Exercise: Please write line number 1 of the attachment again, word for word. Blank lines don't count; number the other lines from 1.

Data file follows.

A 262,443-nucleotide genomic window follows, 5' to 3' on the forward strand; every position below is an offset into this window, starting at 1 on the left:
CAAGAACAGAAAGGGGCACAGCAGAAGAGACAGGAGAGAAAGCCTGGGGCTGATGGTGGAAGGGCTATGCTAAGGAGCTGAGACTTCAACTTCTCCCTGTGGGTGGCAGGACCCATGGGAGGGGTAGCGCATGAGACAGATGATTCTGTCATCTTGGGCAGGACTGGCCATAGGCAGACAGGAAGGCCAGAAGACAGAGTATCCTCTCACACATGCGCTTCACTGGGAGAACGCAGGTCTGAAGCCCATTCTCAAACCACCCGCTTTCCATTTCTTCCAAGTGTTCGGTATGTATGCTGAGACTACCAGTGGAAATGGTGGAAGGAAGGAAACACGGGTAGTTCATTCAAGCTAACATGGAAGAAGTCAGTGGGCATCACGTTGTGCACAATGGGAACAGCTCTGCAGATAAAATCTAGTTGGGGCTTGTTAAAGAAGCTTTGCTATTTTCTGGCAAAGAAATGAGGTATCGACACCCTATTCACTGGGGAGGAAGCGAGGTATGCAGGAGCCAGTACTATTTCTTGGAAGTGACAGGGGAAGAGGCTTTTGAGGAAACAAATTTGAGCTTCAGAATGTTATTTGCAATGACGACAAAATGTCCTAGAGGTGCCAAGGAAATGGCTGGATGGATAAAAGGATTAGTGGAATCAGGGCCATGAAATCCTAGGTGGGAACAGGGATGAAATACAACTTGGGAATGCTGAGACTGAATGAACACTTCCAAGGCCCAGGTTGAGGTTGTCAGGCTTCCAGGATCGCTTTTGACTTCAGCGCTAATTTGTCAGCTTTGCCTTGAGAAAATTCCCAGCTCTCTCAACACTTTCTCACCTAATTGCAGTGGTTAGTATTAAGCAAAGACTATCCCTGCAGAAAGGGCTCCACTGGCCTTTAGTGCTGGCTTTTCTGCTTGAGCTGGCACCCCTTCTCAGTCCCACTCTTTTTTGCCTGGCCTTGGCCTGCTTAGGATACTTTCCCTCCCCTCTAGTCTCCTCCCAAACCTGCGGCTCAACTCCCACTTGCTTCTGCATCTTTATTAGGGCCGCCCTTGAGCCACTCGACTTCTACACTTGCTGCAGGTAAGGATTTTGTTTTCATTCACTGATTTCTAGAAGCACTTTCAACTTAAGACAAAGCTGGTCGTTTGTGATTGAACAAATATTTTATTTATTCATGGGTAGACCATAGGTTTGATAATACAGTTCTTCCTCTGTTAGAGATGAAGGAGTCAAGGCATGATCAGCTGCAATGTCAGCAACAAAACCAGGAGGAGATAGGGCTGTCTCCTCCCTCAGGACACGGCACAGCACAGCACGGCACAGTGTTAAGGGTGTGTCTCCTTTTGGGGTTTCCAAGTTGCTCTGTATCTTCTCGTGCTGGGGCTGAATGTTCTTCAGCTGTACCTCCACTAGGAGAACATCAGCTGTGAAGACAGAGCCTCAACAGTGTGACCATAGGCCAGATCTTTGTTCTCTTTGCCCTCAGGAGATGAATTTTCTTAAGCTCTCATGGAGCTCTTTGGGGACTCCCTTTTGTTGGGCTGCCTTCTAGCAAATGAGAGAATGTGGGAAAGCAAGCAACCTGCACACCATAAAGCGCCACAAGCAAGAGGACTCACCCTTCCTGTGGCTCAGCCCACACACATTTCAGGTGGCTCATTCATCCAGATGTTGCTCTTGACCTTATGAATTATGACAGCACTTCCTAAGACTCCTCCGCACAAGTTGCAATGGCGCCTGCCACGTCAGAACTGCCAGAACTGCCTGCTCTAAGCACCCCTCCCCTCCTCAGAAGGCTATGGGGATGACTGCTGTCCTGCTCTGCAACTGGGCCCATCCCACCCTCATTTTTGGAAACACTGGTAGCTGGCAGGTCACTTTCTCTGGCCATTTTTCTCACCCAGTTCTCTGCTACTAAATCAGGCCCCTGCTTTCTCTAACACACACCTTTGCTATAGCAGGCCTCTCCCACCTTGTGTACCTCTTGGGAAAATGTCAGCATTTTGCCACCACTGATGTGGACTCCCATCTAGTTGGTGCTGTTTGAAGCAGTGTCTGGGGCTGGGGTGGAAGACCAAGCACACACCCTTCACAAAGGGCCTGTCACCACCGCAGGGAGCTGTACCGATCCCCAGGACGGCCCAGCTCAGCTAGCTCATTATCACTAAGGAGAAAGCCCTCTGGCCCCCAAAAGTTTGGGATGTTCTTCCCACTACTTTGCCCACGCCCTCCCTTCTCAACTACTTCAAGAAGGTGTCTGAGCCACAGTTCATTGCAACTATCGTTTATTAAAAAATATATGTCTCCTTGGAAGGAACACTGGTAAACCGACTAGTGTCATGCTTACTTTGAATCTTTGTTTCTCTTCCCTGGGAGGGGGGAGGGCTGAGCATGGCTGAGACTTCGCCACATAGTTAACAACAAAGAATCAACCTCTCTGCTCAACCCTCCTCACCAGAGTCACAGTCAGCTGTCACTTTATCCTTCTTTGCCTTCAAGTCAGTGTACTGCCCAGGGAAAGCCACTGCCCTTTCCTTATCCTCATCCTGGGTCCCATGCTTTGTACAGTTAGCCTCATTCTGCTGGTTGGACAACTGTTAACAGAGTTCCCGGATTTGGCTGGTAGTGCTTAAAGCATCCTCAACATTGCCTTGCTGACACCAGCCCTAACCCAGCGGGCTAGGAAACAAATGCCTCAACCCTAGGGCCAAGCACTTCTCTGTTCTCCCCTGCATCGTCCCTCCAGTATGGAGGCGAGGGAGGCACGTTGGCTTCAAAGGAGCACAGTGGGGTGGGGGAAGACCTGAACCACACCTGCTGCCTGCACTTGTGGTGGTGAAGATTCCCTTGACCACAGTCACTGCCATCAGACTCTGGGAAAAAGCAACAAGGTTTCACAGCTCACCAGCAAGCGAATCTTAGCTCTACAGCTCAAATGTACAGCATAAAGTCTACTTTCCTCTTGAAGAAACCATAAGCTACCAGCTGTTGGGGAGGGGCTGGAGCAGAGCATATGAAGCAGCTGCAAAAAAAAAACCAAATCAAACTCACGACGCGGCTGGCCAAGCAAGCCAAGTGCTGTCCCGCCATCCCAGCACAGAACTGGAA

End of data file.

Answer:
A 262,443-nucleotide genomic window follows, 5' to 3' on the forward strand; every position below is an offset into this window, starting at 1 on the left: